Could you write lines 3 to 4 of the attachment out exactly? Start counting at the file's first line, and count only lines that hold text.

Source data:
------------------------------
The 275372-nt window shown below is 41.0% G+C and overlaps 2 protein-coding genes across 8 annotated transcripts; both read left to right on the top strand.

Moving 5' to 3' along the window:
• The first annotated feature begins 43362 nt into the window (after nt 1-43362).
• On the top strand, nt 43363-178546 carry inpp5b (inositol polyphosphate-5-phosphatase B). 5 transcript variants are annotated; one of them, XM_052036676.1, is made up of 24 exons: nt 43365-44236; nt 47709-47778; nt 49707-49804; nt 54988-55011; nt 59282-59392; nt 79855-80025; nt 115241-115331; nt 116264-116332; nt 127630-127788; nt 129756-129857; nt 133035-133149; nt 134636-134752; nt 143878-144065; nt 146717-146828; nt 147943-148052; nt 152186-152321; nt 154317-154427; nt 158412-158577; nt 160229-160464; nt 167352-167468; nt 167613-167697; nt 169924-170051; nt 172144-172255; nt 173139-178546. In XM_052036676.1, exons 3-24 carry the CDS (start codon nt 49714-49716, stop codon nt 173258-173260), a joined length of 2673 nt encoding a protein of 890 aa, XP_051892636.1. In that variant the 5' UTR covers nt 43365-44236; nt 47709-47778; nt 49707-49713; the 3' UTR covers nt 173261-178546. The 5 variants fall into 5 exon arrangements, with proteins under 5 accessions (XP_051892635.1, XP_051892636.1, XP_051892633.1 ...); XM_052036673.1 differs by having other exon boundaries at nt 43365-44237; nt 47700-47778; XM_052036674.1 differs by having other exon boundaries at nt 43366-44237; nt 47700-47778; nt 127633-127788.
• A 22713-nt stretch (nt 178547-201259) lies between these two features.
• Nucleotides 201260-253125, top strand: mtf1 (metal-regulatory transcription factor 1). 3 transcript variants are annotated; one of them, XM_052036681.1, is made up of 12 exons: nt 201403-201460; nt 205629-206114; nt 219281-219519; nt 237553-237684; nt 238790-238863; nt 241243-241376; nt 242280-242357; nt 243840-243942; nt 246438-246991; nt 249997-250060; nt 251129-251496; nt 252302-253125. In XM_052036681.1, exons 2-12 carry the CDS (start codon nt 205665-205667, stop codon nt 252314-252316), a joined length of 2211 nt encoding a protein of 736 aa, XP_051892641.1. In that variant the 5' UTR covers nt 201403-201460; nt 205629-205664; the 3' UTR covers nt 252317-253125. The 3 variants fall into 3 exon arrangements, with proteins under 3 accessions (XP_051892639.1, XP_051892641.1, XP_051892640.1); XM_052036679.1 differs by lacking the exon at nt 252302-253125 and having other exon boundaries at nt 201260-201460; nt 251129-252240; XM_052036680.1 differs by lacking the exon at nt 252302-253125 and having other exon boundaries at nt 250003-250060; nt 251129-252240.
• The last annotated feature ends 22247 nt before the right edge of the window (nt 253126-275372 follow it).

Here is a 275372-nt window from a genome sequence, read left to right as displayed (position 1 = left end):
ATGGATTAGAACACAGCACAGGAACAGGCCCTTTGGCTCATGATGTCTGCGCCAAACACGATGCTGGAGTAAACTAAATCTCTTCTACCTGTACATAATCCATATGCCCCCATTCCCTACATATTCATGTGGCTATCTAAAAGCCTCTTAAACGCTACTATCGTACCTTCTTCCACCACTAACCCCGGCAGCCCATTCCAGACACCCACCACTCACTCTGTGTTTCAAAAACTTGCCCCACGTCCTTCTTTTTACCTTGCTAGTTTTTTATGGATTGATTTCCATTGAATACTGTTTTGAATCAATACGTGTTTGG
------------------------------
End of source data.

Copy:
• The first annotated feature begins 43362 nt into the window (after nt 1-43362).
• On the top strand, nt 43363-178546 carry inpp5b (inositol polyphosphate-5-phosphatase B). 5 transcript variants are annotated; one of them, XM_052036676.1, is made up of 24 exons: nt 43365-44236; nt 47709-47778; nt 49707-49804; nt 54988-55011; nt 59282-59392; nt 79855-80025; nt 115241-115331; nt 116264-116332; nt 127630-127788; nt 129756-129857; nt 133035-133149; nt 134636-134752; nt 143878-144065; nt 146717-146828; nt 147943-148052; nt 152186-152321; nt 154317-154427; nt 158412-158577; nt 160229-160464; nt 167352-167468; nt 167613-167697; nt 169924-170051; nt 172144-172255; nt 173139-178546. In XM_052036676.1, exons 3-24 carry the CDS (start codon nt 49714-49716, stop codon nt 173258-173260), a joined length of 2673 nt encoding a protein of 890 aa, XP_051892636.1. In that variant the 5' UTR covers nt 43365-44236; nt 47709-47778; nt 49707-49713; the 3' UTR covers nt 173261-178546. The 5 variants fall into 5 exon arrangements, with proteins under 5 accessions (XP_051892635.1, XP_051892636.1, XP_051892633.1 ...); XM_052036673.1 differs by having other exon boundaries at nt 43365-44237; nt 47700-47778; XM_052036674.1 differs by having other exon boundaries at nt 43366-44237; nt 47700-47778; nt 127633-127788.